Joseph E. Lane, Plaintiff-appellant, v. Samuel Lewis, Director Arizona State Prisons, Roger Crist,harold Whitley, Capt. Carrol, Lt. Meyers, Andharry Van Dyke, Defendants-appellees, 62 F.3d 1424 (9th Cir. 1995)

Annotate this Case
US Court of Appeals for the Ninth Circuit - 62 F.3d 1424 (9th Cir. 1995)

Submitted Aug. 2, 1995. *Decided Aug. 7, 1995


Before: ALARCON, FERNANDEZ, and RYMER, Circuit Judges.


MEMORANDUM** 

Joseph E. Lane, an Arizona state prisoner, appeals pro se the district court's dismissal of his 42 U.S.C. § 1983 action. We have jurisdiction under 28 U.S.C. § 1291 and affirm.

Lane contends that the district court improperly dismissed his action because he had filed a timely motion for extension of time to file a second amended complaint. Lane's contention is misplaced, however, because the district court dismissed his action, in part, for failure to respond to defendants' motion to dismiss. See D. Ariz. R. 1.10(i) (failure to respond to motion may be construed as consent to granting the motion).

Because Lane had been warned that failure to respond to a motion to dismiss could result in the dismissal of his action pursuant to a local rule, and the local rule upon which the district court relied was permissive rather than mandatory, the district court did not abuse its discretion in dismissing Lane's action. See Ghazali v. Moram, 46 F.3d 52, 53 (9th Cir. 1995) (per curiam) (holding that proper to dismiss complaint pursuant to local rule providing that failure to file responsive pleading "shall constitute a consent to the granting of the motion"), petition for cert. filed (Apr. 24, 1995); Brydges v. Lewis, 18 F.3d 651, 653 (9th Cir. 1994) (per curiam) (holding that proper to grant summary judgment pursuant to local rule providing that failure to file responsive pleading may be construed as consent to granting the motion).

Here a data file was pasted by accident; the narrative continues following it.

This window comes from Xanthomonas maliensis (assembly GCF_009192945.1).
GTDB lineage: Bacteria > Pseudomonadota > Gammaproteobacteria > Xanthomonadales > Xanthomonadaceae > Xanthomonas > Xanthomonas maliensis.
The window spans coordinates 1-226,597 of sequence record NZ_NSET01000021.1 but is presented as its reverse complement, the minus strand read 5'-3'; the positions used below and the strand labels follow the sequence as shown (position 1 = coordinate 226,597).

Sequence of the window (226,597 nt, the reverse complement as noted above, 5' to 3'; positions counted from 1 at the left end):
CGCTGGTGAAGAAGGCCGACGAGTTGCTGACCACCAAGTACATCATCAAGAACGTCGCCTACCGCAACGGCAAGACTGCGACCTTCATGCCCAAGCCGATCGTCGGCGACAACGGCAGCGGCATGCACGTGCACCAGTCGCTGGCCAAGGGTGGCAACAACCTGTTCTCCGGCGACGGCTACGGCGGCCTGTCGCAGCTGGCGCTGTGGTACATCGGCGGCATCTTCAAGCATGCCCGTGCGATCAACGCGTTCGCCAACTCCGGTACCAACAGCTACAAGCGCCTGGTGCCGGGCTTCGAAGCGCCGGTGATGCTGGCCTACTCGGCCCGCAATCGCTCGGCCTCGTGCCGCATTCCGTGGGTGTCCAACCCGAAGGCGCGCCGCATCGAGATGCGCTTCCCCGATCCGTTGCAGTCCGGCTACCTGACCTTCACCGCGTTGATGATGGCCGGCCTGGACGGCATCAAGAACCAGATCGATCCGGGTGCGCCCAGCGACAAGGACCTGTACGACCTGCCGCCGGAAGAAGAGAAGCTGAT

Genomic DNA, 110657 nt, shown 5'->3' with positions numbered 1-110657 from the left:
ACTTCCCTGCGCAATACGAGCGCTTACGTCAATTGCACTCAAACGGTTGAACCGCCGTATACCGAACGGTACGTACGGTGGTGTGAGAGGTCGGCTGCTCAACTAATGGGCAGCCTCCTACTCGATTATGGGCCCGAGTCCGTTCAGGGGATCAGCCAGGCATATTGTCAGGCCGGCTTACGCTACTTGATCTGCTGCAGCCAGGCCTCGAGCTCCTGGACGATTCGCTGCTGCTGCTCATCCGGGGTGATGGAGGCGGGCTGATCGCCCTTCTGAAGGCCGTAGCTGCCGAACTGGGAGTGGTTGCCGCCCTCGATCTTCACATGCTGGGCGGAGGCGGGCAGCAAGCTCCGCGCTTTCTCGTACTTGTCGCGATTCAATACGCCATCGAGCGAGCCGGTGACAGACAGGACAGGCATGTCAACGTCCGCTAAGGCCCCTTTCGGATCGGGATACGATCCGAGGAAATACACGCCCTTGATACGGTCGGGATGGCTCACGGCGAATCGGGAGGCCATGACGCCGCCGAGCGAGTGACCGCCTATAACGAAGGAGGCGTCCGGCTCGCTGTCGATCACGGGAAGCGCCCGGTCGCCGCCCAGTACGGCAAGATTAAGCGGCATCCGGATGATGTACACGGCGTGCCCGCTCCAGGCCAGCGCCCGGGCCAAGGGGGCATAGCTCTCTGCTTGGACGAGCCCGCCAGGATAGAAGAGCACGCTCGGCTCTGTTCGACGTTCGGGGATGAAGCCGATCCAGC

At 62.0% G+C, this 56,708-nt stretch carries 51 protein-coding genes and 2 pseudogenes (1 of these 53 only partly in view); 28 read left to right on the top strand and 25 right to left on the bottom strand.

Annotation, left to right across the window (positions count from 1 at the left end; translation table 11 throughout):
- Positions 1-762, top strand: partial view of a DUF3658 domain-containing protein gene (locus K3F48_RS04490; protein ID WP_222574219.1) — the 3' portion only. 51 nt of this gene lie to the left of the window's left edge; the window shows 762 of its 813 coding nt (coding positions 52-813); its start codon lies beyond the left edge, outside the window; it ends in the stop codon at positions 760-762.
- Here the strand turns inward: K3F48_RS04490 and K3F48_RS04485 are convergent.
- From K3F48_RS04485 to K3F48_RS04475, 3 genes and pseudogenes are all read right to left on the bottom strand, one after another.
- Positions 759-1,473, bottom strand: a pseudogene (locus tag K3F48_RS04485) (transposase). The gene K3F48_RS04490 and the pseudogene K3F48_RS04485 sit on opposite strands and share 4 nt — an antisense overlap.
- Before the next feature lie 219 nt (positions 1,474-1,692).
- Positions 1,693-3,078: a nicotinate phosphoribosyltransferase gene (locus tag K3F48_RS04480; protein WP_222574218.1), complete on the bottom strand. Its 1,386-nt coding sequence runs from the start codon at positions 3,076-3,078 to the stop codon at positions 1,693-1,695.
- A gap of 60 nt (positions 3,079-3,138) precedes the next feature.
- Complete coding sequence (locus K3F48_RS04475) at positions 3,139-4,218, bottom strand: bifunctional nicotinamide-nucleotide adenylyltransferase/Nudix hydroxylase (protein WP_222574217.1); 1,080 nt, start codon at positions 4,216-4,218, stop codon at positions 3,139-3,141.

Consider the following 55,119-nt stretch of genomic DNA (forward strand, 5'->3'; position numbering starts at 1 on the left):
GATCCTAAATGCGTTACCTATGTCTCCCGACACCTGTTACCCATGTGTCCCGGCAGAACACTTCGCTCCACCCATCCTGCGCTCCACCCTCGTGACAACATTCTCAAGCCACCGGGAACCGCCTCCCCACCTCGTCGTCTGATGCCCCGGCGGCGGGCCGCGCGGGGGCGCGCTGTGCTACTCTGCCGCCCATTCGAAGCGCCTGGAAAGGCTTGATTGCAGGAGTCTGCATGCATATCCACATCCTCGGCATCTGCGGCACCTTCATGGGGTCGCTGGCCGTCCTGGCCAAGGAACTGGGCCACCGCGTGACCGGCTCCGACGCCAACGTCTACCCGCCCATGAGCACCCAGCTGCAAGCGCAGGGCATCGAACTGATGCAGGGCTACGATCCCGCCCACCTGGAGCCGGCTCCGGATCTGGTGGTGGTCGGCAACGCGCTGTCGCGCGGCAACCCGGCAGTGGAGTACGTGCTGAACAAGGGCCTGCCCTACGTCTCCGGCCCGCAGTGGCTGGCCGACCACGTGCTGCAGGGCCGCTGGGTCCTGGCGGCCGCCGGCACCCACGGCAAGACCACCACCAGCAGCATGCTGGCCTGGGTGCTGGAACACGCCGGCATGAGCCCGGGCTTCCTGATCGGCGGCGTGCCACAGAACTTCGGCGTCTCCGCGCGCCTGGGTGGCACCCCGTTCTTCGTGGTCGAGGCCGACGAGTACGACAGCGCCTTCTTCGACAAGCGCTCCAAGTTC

AFFIRMED.1 

 *

The panel unanimously finds this case suitable for decision withoiut oral argument. Fed. R. App. P. 34(a); 9th Cir. R. 34-4

 **

This disposition is not appropriate for publication and may not be cited to or by the courts of this circuit except as provided by 9th Cir. R. 36-3

 1

In his reply brief, Lane explains that the response to the motion to dismiss was not filed because his legal assistant had been placed in administrative segregation. Because Lane presents this claim for the first time in his reply brief, we do not address the issue. Thompson v. Commissioner, 631 F.2d 642, 649 (9th Cir. 1980), cert. denied, 452 U.S. 961 (1981)